5. Dr. Christian Szell – “Marathon Man”
In terms of depravity, Nazis rank pretty high. Nazi dentists are even more terrifying, as illustrated by John Schlesinger’s “Marathon Man”. Many Nazi war criminals were able to escape punishment and live out the rest of their lives in relative comfort, coasting on the spoils of war.
That is the case of Dr. Christian Szell (played by Laurence Olivier), who must emerge from hiding to claim a massive collection of stolen diamonds. He eventually encounters Babe (Dustin Hoffman), whose government op brother (Roy Scheider) is involved in the diamond smuggling ring.
“Marathon Man” is most notorious for its dental torture scene, and Szell’s ceaseless questioning of Babe in the form of “Is it safe?” For all intents and purposes, Szell is not human. He expresses no remorse for his actions (past or present), and is only motivated by his desire to collect what he believes is rightfully his. His torture of Babe remains disturbing despite its lack of discernible gore, because it is rooted in reality.
Szell (and his real life counterparts) inflicted far greater atrocities on innocent victims throughout World War II, and many of those responsible for the worst atrocities escaped justice. While Szell is eventually thwarted in the end, his limitless evil continues to haunt Babe, as well as the viewer.
4. Ichi – “Ichi the Killer”
For awhile, Takashi Miike was the bad boy of Japanese cinema. “Ichi the Killer” was the director’s 2001 gore fest, and it became a must-see for lovers of over-the-top carnage. In the film, a seemingly retired young man named Ichi (played by Nao Omori) turns into a violent and sexually-charged aggressor whenever he experiences rage. This makes him a prime tool for the Yakuza, who mentally manipulate Ichi to take advantage of his homicidal bloodlust.
Ichi is a bit different than many other characters featured here in the sense that he has no control over his admittedly frightful behavior. He is also used as a pawn by others, many of whom are far more wicked than him. Ichi’s repressed demeanor and inability to control his actions recalls real-life stories of serial killers, who often appear mild-mannered to the general public regardless of their psychotic underpinnings.
3. Withnail – “Withnail and I”
“Withnail and I” comes complete with its own drinking game, which should give you an indication of just the sort of depravity on display. Withnail and his fellow reprobate Marlow (or simply “and I”) make a habit of doing absolutely nothing between bouts of excessive drug and alcohol usage. In a fit of boredom, they retreat to a distant relative’s pastoral home, where they indulge in even more bad behavior until being driven back to the city due to various offenses.
Played by Richard E. Grant, Withnail is the type of character young artistic types hope to become, before they realize what a farce he truly is. While most of his bad behavior is relegated to self-abuse, he remains a pompous blowhard who overestimates his own abilities. He is most talented at consuming virtually every intoxicating substance known to man, including lighter fluid in one instance.
While his partner in crime appears to have some semblance of humanity under his bored and listless demeanor, Withnail seems to be without any redeeming qualities.
2. John – “Snowtown” (“The Snowtown Murders”)
Unlike many of the other characters on this list, there is nothing fun or likable about John of “Snowtown”. While he is first shown to be a guiding light for the disenfranchised residents of a small Australian town, he soon proves himself to be just as sick as those he’s targeting.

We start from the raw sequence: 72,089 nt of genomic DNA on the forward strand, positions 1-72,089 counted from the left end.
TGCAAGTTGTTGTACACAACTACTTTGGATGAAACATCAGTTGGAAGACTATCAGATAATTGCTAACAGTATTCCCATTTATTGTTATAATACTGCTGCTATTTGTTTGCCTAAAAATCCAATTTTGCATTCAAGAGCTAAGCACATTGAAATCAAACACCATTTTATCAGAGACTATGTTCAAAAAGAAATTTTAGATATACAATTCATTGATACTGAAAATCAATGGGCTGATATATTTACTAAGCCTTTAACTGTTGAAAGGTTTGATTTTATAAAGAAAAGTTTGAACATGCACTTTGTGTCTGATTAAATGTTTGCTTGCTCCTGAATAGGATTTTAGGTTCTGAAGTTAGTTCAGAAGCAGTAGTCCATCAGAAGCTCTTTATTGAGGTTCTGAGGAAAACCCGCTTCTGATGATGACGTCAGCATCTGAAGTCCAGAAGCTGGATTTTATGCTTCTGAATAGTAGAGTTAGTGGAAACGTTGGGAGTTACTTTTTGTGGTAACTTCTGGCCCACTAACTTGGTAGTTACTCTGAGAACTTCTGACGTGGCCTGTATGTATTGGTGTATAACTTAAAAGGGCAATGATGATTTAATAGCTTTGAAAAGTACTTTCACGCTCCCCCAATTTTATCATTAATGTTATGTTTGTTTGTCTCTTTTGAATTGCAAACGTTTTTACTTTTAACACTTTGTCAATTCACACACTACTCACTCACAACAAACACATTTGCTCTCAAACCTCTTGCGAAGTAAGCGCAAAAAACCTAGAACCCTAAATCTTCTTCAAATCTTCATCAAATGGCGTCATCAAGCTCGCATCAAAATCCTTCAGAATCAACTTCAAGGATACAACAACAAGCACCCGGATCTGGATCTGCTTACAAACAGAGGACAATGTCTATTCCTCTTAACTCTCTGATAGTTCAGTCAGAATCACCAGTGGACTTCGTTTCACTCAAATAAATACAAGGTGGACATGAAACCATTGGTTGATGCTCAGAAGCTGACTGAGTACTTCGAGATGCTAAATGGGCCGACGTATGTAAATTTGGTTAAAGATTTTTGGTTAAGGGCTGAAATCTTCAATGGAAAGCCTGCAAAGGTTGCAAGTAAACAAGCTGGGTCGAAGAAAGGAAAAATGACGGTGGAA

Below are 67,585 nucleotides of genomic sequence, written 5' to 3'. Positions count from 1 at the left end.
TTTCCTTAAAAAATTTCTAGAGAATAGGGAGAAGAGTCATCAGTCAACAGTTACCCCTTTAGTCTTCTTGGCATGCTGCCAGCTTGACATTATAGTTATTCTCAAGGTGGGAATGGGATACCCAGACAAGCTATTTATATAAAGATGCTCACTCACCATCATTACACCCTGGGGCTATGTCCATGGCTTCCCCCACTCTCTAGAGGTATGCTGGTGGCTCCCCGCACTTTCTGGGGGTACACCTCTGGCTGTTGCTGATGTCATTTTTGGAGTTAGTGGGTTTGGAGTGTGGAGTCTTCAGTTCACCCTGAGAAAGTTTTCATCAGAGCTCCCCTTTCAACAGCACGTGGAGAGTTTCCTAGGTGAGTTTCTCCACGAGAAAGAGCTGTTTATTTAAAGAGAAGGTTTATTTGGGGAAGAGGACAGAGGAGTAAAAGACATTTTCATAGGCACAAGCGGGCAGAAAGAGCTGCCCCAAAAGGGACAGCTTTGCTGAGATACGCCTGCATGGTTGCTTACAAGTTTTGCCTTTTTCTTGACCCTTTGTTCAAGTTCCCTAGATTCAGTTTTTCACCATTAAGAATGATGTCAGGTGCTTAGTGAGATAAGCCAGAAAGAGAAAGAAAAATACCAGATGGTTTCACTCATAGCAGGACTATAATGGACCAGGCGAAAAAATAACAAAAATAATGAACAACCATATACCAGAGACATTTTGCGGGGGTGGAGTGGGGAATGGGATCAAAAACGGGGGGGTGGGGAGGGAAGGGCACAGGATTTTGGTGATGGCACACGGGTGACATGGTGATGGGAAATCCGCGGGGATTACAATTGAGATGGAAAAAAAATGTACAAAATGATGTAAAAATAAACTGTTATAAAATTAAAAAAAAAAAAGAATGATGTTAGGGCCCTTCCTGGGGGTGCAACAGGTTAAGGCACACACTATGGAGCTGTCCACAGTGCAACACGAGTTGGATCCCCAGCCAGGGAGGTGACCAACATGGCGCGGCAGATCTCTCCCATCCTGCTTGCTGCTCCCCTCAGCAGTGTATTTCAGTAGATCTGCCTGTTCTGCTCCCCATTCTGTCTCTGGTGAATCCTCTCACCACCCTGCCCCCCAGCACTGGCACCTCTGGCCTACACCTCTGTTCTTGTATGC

This vigilante begins by setting his sights on people accused of abusing children in the most horrific manner imaginable, but his quest quickly veers off track as he uses this excuse to kill indiscriminately within the confines of his home turf.
John is shocking in the sense that he seems so ordinary. You can imagine the parents of abuse victims, stuck in an impoverished situation with seemingly no access to outside help, looking to John for guidance and reassurance. You can also see the change in him, or the moment when his true self becomes evident.
As he is dining with the son of a woman with whom he’s become friendly during his crusade, you see the shift from well-meaning individual to cruel psychopath. The scene ends with the boy dispatching John’s pet dog at his urging. This is merely practice for what’s to come, as John grooms the boy to participate in a string of grisly killings.
1. Johnny – “Naked”
“Naked” is a filthy (yet brilliant) film about a filthy (yet brilliant) man named Johnny. Played by David Thewlis (aka Remus Lupin of Harry Potter fame), Johnny may or may not be a rapist, but he is most definitely a pretentious egomaniac who takes joy in wielding his intellectual heft among the lesser rabble surrounding him.
As a result, pretty much everyone despises him, from ex-girlfriends to random people he runs into on the street. This culminates in a brutal beatdown that isn’t exactly unwarranted, even if you feel some sort of affinity for the character.
Johnny is the type of low-key scumbag that most people can easily recognize. He’s that guy sitting at the end of the bar alone every night, because he doesn’t want to be bothered by those he deems mind-numbingly mediocre.
Perhaps with a bit more ambition, Johnny could convert his misanthropy into actual rage, but that would undoubtedly take too much effort. Accordingly, Johnny relegates most of his hatred for humanity to much easier targets, such as those poor unfortunate women who cross paths with him.
Author Bio: Eustacia Adams is a drinker with a writing problem. She has a degree in film theory and likes to annoy people with her meticulous knowledge of B-movie actors.